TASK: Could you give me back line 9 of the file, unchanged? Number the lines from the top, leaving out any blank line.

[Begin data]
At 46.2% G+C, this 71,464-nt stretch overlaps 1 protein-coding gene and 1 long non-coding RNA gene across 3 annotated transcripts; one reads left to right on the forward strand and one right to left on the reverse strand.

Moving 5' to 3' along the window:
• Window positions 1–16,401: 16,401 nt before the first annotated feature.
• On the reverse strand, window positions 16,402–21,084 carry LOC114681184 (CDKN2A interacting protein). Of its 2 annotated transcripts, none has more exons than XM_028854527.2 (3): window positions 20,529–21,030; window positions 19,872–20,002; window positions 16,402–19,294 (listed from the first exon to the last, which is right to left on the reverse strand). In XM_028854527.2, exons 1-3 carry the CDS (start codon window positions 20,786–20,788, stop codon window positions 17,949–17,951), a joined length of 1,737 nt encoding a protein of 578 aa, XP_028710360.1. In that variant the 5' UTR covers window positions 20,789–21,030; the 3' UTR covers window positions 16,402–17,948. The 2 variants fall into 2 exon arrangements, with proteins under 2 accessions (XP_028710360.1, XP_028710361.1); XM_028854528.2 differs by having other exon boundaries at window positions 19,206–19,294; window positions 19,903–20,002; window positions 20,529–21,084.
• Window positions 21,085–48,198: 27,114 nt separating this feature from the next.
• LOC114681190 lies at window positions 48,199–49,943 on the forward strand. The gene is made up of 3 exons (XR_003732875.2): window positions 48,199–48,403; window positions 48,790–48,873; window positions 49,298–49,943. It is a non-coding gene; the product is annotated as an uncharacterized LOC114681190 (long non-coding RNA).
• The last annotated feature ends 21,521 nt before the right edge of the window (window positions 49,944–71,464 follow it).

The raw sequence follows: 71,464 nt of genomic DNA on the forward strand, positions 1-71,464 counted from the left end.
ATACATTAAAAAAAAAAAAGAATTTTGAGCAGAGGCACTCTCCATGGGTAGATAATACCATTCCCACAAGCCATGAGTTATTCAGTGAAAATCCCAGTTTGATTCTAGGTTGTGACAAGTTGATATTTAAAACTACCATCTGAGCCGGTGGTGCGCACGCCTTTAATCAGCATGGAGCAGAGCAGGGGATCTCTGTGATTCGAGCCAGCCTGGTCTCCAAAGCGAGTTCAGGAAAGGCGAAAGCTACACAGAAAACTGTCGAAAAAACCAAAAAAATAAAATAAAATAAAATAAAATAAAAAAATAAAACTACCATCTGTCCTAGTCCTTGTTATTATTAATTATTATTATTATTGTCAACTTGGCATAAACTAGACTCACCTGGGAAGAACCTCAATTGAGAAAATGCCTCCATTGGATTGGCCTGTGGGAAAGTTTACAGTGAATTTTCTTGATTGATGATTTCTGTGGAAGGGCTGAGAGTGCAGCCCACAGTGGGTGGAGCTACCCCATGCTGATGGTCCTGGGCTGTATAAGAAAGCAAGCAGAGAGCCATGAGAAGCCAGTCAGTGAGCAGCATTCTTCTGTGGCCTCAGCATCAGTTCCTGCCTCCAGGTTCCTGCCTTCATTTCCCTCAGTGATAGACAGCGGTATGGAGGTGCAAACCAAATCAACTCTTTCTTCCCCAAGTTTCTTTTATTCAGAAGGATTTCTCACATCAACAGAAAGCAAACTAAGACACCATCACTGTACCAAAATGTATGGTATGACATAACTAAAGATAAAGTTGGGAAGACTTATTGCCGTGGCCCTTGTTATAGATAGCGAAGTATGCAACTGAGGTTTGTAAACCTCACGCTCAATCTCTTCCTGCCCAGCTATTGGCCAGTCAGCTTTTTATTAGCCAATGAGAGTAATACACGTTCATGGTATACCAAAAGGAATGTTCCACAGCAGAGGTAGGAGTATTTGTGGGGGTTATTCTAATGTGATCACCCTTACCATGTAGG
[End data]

ATACATTAAAAAAAAAAAAGAATTTTGAGCAGAGGCACTCTCCATGGGTAGATAATACCATTCCCACAAGCCATGAGTTATTCAGTGAAAATCCCAGTTTGATTCTAGGTTGTGACAAGTTGATATTTAAAACTACCATCTGAGCCGGTGGTGCGCACGCCTTTAATCAGCATGGAGCAGAGCAGGGGATCTCTGTGATTCGAGCCAGCCTGGTCTCCAAAGCGAGTTCAGGAAAGGCGAAAGCTACACAGAAAACTGTCGAAAAAACCAAAAAAATAAAATAAAATAAAATAAAATAAAAAAATAAAACTACCATCTGTCCTAGTCCTTGTTATTATTAATTATTATTATTATTGTCAACTTGGCATAAACTAGACTCACCTGGGAAGAACCTCAATTGAGAAAATGCCTCCATTGGATTGGCCTGTGGGAAAGTTTACAGTGAATTTTCTTGATTGATGATTTCTGTGGAAGGGCTGAGAGTGCAGCCCACAGTGGGTGGAGCTACCCCATGCTGATGGTCCTGGGCTGTATAAGAAAGCAAGCAGAGAGCCATGAGAAGCCAGTCAGTGAGCAGCATTCTTCTGTGGCCTCAGCATCAGTTCCTGCCTCCAGGTTCCTGCCTTCATTTCCCTCAGTGATAGACAGCGGTATGGAGGTGCAAACCAAATCAACTCTTTCTTCCCCAAGTTTCTTTTATTCAGAAGGATTTCTCACATCAACAGAAAGCAAACTAAGACACCATCACTGTACCAAAATGTATGGTATGACATAACTAAAGATAAAGTTGGGAAGACTTATTGCCGTGGCCCTTGTTATAGATAGCGAAGTATGCAACTGAGGTTTGTAAACCTCACGCTCAATCTCTTCCTGCCCAGCTATTGGCCAGTCAGCTTTTTATTAGCCAATGAGAGTAATACACGTTCATGGTATACCAAAAGGAATGTTCCACAGCAGAGGTAGGAGTATTTGTGGGGGTTATTCTAATGTGATCACCCTTACCATGTAGG